Top Five Inexpensive Restaurants on South Beach
B&B's beer-battered onion rings with cheddar-jalapeño dipping sauce are only $6.
Photo by Jacquelynn D. Powers
While South Beach is home to some of the fanciest, priciest, poshest, most celeb-driven eateries in the county, there are also many inexpensive spots where one can nosh without breaking the bank. In fact, there are nooks off Collins and Washington avenues (to say nothing of Española Way) where budget-minded foodies can experiment with global cuisine on the low end of the pay scale -- and not worry about LeBron James stealing a table.
We're using the word inexpensive here to denote anything lower than Prime 112/Nobu prices. Nevertheless, our criteria center around cost, food, and ambiance. Here are five places where you can dine on South Beach without having to take out a second mortgage.
Lime Fresh Mexican Grill, 1439 Alton Rd.; 305-532-5463. Although it is a burgeoning chain, Lime Fresh Mexican Grill started on a crowded stretch of Alton Road in 2004. Since then, six other locations have sprouted, but South Beach remains a consistent spot to gorge on healthful and inexpensive Mexican fare such as nachos, quesadillas, fish tacos, and burritos. Prices hover in the $5 range for starters, hearty salads cost about $8, and the most expensive entrée (the fajita platter) is $9.99. Complimentary are six salsas and 50 hot sauces from all over the world. Lime's meats are certified humanely raised and handled, which means they are hormone- and antibiotic-free. The rest of the fare is 100 percent free of trans fats, and the beans are vegetarian-friendly. Better yet, there are margaritas and cold beer. The only drawback to this location is the crappy parking situation, which, more often than not, results in first-timers being towed.
Burger & Beer Joint, 1766 Bay Rd.; 305-672-3287. Although it's been open only a year, Burger & Beer Joint feels like a fixture on the South Beach scene. Tucked away in the up-and-coming Sunset Harbour neighborhood (where Fresh Market will launch soon), it more than lives up to its name. First up are the burgers, which range from Angus beef, turkey, and American Kobe to lobster and ahi tuna. They cost around $11, although the American Kobe version commands a whopping $39. Then there are 99 beers (as in 99 bottles of beer on the wall) spanning countries such as China, Spain, Turkey, Brazil, Mexico, Japan, Jamaica, Argentina, and India. And nothing goes better with suds than fried pickles ($6), mini corn dogs ($9), octane chicken wings ($10), and onion rings with cheddar-jalapeño sauce ($6). Open late-night for midnight munchies, B&B (as the locals call it) also has a rocking sports bar where Sports Center fanatics can get their fix.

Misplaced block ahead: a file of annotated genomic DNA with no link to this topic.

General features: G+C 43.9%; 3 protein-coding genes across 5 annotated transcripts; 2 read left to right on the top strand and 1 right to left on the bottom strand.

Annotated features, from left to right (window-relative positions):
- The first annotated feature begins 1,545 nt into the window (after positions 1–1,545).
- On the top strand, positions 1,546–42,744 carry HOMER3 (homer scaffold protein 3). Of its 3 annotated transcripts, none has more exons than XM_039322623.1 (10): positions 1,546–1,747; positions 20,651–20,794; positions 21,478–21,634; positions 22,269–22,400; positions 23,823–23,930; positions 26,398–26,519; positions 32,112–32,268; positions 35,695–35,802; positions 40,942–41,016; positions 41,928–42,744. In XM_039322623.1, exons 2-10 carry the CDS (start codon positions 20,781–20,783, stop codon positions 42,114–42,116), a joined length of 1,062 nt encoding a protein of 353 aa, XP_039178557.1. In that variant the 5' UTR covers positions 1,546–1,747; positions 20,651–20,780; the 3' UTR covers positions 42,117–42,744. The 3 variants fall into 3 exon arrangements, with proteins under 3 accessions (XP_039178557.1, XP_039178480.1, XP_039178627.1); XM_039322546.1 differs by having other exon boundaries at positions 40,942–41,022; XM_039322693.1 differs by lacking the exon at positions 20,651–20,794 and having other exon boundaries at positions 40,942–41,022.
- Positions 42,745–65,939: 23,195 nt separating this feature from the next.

David's Café II, 1654 Meridian Ave.; 305-672-8707. Cuban food is a staple in Miami. And David's Café II is the go-to destination for South Beach locals searching for the best plantains and medianoche sandwiches. Whether you are grabbing a café con leche from the pick-up counter or sitting down to a full Cuban feast, David's Café II attracts politicians, hipsters, club kids, tourists, and seemingly the entire Miami Beach Police Department. (Seriously, don't commit a crime too close to this Lincoln Road hot spot; you will get caught.) Open 24 hours a day, this eatery cranks out breakfast, lunch, and dinner at breakneck speed and for relatively inexpensive prices. Two eggs, home fries, coffee, and American toast cost $4.75, and on the high end, steak and eggs will set you back $9.25. All-day dining spans medianoche sandwiches ($7.55), black bean soup ($4), churrasco sandwiches ($10.95), and marinated pork chunks ($12.95). There's also a $9.50 lunch buffet featuring all-you-can-eat Cuban specialties from 11 a.m. to 3 p.m.
Sylvano's, 820 Alton Rd.; 305-673-3959. Expensive and overrated Italian restaurants dot the South Beach landscape. But it's rare to discover a reasonably priced spaghetti joint consistently producing quality meals. For that, you'll have to head to Sylvano's on Alton Road, where charming owner Sylvano Carrara presides over a little slice of Italy. Here you'll find appetizers in the $10 range (including fried calamari, mussels in marinara broth, and tuna carpaccio) and entrees from $10 (spaghetti pomodoro) to $20 (New York steak). Even better, though, the pastas are all under $13, with choices such as meat lasagna, black linguine with crabmeat, linguine with clams, and four-cheese gnocchi. And who can resist homemade margherita pizza for $8.95? Wash it all down with a mainly Italian wine list, and catch the latest soccer match. It's like being at a casual trattoria in a small town in Italy, minus the plane ticket. Watch out for the parking situation here: The lot next door is tow-happy.
Icebox Café, 1657 Michigan Ave.; 305-538-8448. Icebox Café serves American comfort food with a healthful bent. Yes, everyone (including Oprah) raves about the indulgent cakes, but for locals, Icebox is more about turkey meat loaf than white chocolate soufflé. Opt for the Mediterranean chicken salad with baby spinach, kalamata olives, and caramelized onions ($12); wasabi-glazed salmon (14); falafel wrap with hummus ($11); and linguine with olives, capers, pancetta, and basil ($11). Go for breakfast or lunch, because the prices spike unreasonably for dinner: $27 for wasabi-glazed sea bass at a neighborhood eatery? Really? We'll stick to brunch, when the crab eggs Benedict with lime hollandaise sauce is $14 and the mimosas are $10.
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